What are defined-contribution retirement plans?
Think savings accounts with tax benefits—and a lot of rules.
Tax-deferred defined-contribution plans include 403(b) plans for nonprofit employees, 457 plans, mostly for state and local government employees, and the more familiar 401(k) plans.
The share of employees with defined-contribution plans has slowly increased over the last 25 years. From 1991 to 2003, participation of full-time employees at medium-size and large enterprises rose from 48 percent to 51 percent; in 2015 that figure reached 56 percent. All told, about half of all workers have defined-contribution accounts. However, within the defined-contribution plan universe, participation in savings type plans has grown at the expense of profit-sharing plans, which benefit from employer contributions.
Defined-benefit plans offer employees a contractually assured annuity at retirement; in contrast, owners of defined-contribution plans bear the risk of underperforming assets and the possibility of outliving the income generated. This risk can be managed if employees use the assets in their plans to purchase annuities from insurance companies at retirement.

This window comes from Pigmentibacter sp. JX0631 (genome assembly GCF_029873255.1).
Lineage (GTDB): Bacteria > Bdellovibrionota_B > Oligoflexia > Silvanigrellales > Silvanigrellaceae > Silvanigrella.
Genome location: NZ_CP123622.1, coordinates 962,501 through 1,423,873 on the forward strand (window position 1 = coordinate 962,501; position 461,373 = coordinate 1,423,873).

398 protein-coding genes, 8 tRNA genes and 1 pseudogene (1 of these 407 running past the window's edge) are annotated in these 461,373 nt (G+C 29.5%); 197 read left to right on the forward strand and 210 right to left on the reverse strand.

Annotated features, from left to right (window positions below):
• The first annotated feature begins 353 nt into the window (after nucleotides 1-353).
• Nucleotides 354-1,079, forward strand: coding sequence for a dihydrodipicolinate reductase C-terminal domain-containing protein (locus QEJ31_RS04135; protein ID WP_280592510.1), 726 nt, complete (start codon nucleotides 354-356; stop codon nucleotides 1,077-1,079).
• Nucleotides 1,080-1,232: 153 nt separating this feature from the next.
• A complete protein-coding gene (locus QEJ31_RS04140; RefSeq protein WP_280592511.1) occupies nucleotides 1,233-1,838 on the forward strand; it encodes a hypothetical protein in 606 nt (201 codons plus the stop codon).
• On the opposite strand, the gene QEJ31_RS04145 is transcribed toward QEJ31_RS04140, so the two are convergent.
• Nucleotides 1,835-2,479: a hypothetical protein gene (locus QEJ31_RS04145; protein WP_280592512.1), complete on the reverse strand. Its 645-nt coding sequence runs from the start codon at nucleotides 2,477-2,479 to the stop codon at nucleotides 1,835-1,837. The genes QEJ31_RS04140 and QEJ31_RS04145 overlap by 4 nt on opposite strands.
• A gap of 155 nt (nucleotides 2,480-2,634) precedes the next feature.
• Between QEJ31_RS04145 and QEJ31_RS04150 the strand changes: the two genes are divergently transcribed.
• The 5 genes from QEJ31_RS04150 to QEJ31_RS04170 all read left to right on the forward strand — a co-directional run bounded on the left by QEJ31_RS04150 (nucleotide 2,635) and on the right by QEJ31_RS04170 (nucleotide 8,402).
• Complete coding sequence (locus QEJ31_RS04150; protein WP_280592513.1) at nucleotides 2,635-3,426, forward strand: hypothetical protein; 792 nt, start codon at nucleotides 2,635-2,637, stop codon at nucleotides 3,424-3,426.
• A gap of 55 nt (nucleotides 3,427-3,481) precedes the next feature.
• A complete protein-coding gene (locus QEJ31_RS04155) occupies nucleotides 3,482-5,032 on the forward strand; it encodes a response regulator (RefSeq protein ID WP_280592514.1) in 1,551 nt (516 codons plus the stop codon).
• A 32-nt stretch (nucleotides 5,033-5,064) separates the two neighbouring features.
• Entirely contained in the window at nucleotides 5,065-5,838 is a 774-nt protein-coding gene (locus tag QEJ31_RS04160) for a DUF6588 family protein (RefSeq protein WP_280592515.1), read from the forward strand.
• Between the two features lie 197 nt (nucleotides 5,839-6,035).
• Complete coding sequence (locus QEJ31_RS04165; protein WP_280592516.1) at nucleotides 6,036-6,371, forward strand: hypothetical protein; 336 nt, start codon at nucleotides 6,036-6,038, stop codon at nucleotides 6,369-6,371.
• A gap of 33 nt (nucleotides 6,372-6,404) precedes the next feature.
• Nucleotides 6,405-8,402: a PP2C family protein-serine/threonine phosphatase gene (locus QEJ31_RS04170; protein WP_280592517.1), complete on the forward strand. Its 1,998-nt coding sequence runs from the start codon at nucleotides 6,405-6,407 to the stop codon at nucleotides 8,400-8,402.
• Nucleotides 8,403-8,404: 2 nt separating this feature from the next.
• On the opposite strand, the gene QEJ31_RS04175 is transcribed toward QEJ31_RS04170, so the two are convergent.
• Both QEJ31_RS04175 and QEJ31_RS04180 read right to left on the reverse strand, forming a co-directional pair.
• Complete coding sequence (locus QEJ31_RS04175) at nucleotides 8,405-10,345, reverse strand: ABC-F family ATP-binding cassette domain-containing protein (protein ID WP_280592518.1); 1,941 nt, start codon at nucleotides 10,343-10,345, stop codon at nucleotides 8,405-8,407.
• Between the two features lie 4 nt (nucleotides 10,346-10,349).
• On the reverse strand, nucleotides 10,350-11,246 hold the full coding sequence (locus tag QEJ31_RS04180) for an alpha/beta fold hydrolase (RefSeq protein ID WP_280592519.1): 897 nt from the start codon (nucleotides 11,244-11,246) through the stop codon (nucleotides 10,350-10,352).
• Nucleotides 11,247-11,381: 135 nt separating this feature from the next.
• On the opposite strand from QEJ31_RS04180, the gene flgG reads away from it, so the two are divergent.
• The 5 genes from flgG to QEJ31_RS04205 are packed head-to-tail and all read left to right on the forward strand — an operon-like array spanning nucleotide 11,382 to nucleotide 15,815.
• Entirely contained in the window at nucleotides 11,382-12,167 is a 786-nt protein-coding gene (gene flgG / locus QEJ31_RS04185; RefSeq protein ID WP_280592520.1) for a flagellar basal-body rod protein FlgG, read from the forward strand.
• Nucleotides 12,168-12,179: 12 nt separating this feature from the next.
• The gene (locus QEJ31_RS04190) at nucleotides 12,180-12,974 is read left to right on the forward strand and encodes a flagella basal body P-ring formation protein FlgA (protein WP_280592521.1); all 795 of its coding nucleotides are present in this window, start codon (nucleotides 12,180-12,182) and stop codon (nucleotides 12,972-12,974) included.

Contributions and Withdrawals
Contributions to defined-contribution plans are tax-deferred, meaning that neither the employer nor the employee pays tax on the initial contributions or accumulating plan earnings. However, employees pay when they withdraw funds. The major exception is Roth-type defined-contribution plans. With these plans, taxes are due on contributions when they are made rather than when the contributions are withdrawn.
Withdrawals from defined-contribution accounts incur penalties (above regular income tax), except for specified purposes ranging from financial hardship to higher education to the first purchase of a home.
Burman, Leonard E., William G. Gale, Matthew Hall, and Peter R. Orszag. 2004. “Distributional Effects of Defined Contribution Plans and Individual Retirement Accounts.” Tax Policy Center Discussion Paper 16. Washington, DC: Urban-Brookings Tax Policy Center.
Congressional Budget Office. 2007. “Utilization of Tax Incentives for Retirement Saving: Update to 2003,” Washington, DC: Congressional Budget Office.
Kawachi, Janette, Karen E. Smith, and Eric J. Toder. 2006. Making Maximum Use of Tax-Deferred Retirement Accounts. Washington, DC: Urban Institute.
Orszag, Peter R. 2004. “Balances in Defined Contribution Plans and IRAs,” Tax Notes 102:5. Washington, DC: Urban-Brookings Tax Policy Center.
Purcell, Patrick. 2007. Pension Sponsorship and Participation: Summary of Recent Trends. Washington, DC: Congressional Research Service.